Students will sign up for one of nine teams by Wednesday, September 21. Each team will make an in-class presentation and write a corresponding report. A minimum of three students can request a particular project slot, which are assigned on a first-come-first-served basis in order of the arrival of an e-mail messages that contains the names, e-mail addresses, and student numbers of the prospective team members. The e-mail must also rank the available choices in case a first choice has become unavailable. (Go to the "Teams" web page, select your section of the course, and click on the appropriate link for generating an e-mail.) Team assignments are confirmed on the course web site. Students who fail to sign up to a team by the deadline will be assigned by the instructor to available slots so that the number of team members is balanced across sections.
 
To facilitate team formation, I will help identify students who are still looking for team members at the beginning of classes. Students who fail to sign up voluntarily for teams will be assigned at random to those teams that still have less than the maximum number of students.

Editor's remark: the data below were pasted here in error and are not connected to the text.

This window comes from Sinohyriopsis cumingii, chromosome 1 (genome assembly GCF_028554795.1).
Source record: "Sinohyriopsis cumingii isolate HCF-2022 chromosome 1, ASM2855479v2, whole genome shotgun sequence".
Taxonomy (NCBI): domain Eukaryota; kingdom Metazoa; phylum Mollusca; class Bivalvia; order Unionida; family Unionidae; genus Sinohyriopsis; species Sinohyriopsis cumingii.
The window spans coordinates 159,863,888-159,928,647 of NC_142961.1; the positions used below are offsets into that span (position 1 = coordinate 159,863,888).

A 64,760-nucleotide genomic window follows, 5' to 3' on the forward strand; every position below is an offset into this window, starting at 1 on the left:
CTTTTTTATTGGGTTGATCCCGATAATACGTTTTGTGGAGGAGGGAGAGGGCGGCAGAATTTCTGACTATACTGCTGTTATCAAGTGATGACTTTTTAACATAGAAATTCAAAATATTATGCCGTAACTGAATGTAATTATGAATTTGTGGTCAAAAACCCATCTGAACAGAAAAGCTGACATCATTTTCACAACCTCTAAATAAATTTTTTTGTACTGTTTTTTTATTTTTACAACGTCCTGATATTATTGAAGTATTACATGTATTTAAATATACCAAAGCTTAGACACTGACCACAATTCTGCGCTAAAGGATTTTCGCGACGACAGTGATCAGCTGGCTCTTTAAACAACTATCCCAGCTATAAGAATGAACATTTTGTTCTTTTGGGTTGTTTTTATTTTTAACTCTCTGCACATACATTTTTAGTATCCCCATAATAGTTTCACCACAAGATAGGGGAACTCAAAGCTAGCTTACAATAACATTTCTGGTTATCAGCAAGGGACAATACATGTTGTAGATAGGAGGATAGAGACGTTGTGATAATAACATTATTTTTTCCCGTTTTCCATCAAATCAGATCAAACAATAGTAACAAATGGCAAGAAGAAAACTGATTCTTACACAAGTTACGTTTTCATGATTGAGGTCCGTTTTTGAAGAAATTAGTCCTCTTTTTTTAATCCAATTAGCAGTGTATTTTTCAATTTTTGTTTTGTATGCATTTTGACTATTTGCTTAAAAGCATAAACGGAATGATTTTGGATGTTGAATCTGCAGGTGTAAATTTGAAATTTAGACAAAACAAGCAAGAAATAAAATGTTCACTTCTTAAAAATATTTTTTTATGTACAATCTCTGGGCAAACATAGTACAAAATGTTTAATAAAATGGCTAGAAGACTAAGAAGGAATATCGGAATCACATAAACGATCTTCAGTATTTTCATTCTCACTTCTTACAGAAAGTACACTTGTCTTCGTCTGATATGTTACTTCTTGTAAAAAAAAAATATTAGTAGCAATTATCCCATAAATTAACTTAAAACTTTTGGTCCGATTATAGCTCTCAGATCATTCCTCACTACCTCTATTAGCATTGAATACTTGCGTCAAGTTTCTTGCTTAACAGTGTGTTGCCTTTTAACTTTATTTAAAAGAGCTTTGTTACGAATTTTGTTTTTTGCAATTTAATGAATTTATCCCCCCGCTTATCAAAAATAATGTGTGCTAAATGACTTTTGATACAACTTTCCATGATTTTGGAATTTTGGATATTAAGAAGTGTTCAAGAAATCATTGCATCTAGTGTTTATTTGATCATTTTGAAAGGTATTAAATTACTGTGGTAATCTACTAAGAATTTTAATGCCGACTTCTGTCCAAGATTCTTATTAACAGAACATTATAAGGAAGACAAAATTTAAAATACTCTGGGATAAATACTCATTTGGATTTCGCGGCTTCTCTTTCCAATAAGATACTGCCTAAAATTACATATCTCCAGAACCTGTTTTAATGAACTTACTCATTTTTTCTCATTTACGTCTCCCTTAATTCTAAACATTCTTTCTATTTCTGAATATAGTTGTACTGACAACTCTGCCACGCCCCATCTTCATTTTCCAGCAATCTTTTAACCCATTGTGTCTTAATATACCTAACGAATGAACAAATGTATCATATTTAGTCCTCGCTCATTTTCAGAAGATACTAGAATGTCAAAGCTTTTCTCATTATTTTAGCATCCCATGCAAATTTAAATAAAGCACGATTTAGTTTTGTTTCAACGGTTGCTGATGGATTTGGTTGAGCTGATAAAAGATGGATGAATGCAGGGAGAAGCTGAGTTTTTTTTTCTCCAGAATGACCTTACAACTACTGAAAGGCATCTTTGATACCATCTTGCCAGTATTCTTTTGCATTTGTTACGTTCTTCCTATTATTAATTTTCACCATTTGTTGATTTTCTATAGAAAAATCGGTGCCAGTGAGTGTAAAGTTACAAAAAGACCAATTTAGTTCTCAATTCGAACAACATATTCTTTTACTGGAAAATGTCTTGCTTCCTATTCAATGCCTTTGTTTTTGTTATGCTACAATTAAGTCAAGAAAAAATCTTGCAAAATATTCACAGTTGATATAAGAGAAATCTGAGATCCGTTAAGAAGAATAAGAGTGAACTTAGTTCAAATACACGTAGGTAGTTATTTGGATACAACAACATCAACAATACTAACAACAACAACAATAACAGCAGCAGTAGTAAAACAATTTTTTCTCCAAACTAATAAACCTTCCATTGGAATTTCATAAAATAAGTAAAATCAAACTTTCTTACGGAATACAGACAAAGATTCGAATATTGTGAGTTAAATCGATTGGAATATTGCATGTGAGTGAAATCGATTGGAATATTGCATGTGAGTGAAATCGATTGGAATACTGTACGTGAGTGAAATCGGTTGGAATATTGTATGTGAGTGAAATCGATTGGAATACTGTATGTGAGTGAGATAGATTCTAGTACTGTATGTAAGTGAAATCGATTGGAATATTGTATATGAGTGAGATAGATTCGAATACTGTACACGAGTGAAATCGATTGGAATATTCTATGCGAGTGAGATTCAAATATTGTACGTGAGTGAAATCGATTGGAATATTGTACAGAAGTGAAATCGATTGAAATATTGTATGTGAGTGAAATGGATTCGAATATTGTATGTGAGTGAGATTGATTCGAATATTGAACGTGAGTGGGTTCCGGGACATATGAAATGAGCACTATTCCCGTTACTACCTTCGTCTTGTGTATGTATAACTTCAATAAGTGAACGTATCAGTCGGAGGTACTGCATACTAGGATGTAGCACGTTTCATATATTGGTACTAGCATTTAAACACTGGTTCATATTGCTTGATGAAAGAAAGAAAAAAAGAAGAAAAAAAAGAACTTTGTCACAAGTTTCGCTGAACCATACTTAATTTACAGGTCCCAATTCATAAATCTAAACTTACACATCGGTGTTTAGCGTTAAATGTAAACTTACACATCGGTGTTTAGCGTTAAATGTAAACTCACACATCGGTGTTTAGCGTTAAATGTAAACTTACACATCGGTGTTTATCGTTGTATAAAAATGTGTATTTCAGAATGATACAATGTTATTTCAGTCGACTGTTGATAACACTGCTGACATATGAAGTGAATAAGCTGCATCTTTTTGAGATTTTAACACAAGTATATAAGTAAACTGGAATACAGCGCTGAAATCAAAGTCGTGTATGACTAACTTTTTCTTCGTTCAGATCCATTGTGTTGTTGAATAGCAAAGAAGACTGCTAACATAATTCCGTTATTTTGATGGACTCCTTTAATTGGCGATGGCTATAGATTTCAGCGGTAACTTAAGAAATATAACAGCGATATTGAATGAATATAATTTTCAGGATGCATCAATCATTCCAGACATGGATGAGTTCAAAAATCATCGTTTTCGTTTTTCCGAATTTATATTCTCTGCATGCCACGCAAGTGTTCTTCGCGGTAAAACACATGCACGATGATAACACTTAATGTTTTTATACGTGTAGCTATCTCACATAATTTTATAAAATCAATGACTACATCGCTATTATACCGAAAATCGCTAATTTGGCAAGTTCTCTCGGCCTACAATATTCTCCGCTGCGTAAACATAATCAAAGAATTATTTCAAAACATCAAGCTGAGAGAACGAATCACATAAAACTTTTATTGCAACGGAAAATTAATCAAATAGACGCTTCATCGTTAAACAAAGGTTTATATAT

After forming a team, team members should exchange their e-mail addresses or other suitable contact addresses. Teams should plan on regular meetings to start the research. Teams that experience any problems organizing meetings, or experience "free-riding" issues, should contact the instructor immediately well in advance of the presentation.

Preparing the Presentation

After you have formed a team and have been assigned a company and target country, your team has about one month time to research the company and target country. Start with the company and identify the company's current international strategy. Understand the company's strength and weaknesses, and determine the rationale for FDI. You should develop a solid understanding of the company before you proceed to the next step: identifying the company's FDI strategy.